Controls on the Presence and Concentration of Soil Inorganic Carbon in a Semi-Arid Watershed
43 Pages Posted: 11 Nov 2022
Soil inorganic carbon (SIC) constitutes ~ 40% of terrestrial soil carbon and is an integral part of the global carbon cycle. Whereas rainfall has been identified as the primary factor controlling SIC accumulation in arid and semi-arid regions, the hierarchy of local controls such as parent material and biota on SIC development on distribution and accumulation are poorly understood. The Reynolds Creek Experimental Watershed (RCEW) in southwestern Idaho is an ideal location to study factors influencing SIC because it spans a wide range of precipitation (235 mm to 900 mm) along an elevation gradient and soils derive from a wide variety of parent materials (granite, basalt, dust, and alluvium). We collected soil samples to 1 m depth along this elevation gradient to understand the local controls on SIC distributions. Consistent with previous studies, we found variations in precipitation governed the presence or absence of SIC within the RCEW, with a threshold for SIC accumulation at ~500 mm mean annual precipitation. Below this threshold, SIC pools varied substantially and significantly between sites. SIC content from 71 soil pits and/or augered cores collected between approximately 0-1 m or refusal showed that 90% of the sites (64 sites) contained less than 10 kg m-2 SIC, 7% (5 sites) contained between 10-20 kg m-2, and 3% (2 sites) had between 24 and 29 kg m-2 SIC. The total amount of SIC within RCEW was estimated to be ~ 9 x 105 ± 4 x 104 Mg. After precipitation, slope consistently ranked as the second most important predictor of SIC accumulation in random forest analysis. Wind-blown dust likely contributed to SIC accumulation; prior work indicates an average dust flux rate in RCEW of about 11±4.9 g m-2 year-1. This study provides an initial model predicting SIC distribution and accumulation in a shrub-dominated dryland watershed.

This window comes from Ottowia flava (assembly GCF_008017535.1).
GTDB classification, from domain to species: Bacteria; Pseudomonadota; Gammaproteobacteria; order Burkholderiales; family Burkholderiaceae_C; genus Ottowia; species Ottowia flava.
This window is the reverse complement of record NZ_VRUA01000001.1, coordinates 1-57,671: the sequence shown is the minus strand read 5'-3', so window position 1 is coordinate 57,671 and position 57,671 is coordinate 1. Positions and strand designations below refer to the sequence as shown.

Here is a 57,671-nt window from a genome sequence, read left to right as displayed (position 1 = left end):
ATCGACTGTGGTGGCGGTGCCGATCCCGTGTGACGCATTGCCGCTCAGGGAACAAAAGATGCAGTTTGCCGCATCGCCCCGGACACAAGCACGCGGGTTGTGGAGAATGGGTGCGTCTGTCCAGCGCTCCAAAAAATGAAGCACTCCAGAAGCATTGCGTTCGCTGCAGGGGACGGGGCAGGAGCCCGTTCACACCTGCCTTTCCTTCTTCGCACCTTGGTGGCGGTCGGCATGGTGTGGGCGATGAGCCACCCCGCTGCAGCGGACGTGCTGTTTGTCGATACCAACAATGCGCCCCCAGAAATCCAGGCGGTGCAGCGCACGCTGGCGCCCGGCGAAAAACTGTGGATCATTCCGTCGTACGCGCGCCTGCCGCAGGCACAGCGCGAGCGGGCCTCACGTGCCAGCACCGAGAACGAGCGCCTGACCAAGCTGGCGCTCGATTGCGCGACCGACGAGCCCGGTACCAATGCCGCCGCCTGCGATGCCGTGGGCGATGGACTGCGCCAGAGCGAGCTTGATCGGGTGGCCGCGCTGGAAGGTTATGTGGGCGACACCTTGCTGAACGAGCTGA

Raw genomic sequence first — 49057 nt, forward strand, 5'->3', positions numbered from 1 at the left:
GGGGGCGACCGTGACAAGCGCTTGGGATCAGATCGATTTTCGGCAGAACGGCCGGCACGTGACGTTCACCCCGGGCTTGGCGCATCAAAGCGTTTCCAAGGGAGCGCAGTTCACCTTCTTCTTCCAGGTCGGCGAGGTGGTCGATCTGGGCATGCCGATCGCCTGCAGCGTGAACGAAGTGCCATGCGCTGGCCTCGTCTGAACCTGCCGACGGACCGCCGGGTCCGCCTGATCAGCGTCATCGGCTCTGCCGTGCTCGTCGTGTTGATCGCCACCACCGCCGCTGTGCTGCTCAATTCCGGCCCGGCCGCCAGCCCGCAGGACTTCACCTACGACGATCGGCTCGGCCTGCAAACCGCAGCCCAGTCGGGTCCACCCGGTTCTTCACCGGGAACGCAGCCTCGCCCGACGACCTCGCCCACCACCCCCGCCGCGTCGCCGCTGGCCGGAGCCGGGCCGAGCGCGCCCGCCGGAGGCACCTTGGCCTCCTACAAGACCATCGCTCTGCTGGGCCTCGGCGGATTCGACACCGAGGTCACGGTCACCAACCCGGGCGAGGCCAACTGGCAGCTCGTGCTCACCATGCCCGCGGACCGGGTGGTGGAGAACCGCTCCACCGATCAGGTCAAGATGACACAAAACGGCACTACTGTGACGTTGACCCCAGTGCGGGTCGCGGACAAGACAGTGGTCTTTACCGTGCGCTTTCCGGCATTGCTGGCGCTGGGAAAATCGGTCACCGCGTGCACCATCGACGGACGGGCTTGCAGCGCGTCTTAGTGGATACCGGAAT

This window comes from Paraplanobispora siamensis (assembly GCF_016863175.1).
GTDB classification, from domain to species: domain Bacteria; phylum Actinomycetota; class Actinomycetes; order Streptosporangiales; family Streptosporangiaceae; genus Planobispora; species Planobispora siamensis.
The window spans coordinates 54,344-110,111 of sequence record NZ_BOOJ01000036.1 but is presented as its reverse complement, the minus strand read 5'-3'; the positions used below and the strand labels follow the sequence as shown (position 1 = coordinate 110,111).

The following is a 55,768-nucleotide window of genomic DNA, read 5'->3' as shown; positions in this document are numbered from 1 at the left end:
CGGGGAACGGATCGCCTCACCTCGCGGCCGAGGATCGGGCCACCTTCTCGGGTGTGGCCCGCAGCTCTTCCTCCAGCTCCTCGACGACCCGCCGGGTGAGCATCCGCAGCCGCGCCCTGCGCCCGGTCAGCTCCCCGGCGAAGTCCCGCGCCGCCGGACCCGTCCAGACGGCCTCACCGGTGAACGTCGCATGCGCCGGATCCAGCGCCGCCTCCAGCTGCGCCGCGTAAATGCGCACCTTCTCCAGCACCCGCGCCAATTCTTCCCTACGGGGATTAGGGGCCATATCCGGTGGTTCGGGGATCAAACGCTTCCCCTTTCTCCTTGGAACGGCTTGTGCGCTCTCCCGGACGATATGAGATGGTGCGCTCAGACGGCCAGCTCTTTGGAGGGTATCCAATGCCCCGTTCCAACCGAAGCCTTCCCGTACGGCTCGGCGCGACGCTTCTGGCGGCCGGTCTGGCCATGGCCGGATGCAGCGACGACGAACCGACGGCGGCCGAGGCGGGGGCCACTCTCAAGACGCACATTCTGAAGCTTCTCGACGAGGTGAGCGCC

Keywords: Soil inorganic carbon, semi-arid, carbon storage, modeling, pedogenic carbonate, critical zone, Reynolds Creek Experimental Watershed
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